By the time I was not even halfway through Space Opera by Catherynne M. Valente I thought, “This is one screwed up book.”
As one reviewer on Amazon put it, “it is a barrage of fluff” (more later). It is all these strung together words just to put words together. They are not run-on sentences but run-off-the-page-turn-left-at-the-corner-and-keep-going-on sentences. The story, once you get into it, is easy enough to understand: a has been singer (as one of my coworkers put it, “a Meatloaf like performer” but I say any glam-rocker that was not Bowie) and his band have to save the world from destruction by going to an American Idol-like contest (well… Alien Idol) where the prize is you get to keep your planet movin’ and groovin’ in the solar systems and not completely destroyed. Of course, the competition can be cut throat (literally, or at least you will lose your voice when another contestant points a giant remote at you) and the wine, women? (maybe as one planet has six different genders) and song are flowing.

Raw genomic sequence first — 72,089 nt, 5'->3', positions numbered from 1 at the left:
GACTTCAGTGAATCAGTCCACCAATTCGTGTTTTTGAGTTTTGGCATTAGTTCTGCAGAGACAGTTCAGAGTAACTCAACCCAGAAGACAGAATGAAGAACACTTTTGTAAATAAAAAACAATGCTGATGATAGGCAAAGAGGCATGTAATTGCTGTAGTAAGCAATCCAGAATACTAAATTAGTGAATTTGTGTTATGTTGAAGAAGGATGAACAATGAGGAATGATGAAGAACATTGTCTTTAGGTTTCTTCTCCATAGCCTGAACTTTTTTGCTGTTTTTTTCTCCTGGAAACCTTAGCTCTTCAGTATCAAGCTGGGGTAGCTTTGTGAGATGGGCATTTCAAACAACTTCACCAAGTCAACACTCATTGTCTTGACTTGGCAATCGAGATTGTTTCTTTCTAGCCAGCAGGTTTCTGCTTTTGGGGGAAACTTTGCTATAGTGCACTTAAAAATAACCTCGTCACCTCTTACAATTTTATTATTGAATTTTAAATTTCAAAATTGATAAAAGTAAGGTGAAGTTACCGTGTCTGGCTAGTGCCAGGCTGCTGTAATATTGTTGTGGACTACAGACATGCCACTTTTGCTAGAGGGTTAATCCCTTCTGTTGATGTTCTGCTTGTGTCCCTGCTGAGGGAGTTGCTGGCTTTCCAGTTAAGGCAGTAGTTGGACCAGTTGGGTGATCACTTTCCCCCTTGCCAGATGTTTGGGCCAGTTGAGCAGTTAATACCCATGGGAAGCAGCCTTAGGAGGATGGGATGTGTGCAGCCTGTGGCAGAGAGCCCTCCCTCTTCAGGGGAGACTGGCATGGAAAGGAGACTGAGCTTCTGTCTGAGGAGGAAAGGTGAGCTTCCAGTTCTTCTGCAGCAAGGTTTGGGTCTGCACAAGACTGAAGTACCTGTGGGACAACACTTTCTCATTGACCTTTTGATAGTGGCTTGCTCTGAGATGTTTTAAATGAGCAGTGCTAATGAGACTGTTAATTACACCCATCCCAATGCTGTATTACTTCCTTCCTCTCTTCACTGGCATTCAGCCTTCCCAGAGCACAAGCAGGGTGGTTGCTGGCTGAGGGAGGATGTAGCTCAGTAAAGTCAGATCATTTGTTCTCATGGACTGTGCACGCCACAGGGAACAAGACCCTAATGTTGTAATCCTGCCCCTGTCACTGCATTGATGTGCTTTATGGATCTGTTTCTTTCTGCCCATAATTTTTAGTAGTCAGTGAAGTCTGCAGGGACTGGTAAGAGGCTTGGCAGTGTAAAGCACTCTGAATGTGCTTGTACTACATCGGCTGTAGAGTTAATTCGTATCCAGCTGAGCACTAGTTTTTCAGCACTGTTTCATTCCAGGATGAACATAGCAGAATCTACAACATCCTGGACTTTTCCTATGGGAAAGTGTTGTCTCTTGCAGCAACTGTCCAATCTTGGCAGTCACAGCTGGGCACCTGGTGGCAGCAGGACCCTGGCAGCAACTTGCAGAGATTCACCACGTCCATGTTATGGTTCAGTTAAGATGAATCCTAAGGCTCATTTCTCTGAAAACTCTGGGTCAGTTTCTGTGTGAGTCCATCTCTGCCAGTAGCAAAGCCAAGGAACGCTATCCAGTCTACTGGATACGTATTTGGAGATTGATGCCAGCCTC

Reviews of Space Opera likened it to The Hitchhikers Guide to the Galaxy (though having missed the book, I can only go by the movie I saw and say, Yes, I get that), Rick and Morty (though never having seen it, I cannot say) and my favorite, Jem and the Holograms in space. However, the best way to describe this book (and I have stolen this word for word from that Amazon review) “It is a barrage of fluff, trying too hard to be edgy by cumulating adjectives in endless sentences.”
Which I said with more words. Which is probably why I forgive that. It is a writing style that will not be for everyone. Due to the witty lines (in fact a lot of witty lines) these longer descriptions can be worth it. There just needs to be substance behind them is all. But sometimes substance gets lost in all that out-of-this-world hyperbole.
This makes the story easy to understand, but not the themes. Valente is dealing with gender (multi-genders to a species or one saying “her” because they like the style that Earth gender tends to wear), sex (ever brushed someone’s hair so good that they got kinky and literally showed you their emotions?), what does “sentient” mean and can humans really be expected to not try and blow up the rest of the universe since look at what they have done to their own planet (anyone seen a dodo recently? Do the Mother Teresa’s make up for the Hitler’s?). And much more.
I did not realize (until writing this review) that Valente is the author of The Girl Who Circumnavigated Fairyland book, sequels and other titles. This shows her appeal can cover almost anyone. If this is not for you, try something else. Space Opera is aimed at adults, but I could see the high teens trying it. If you like over-the-top drama and realistic science-fiction you might like this.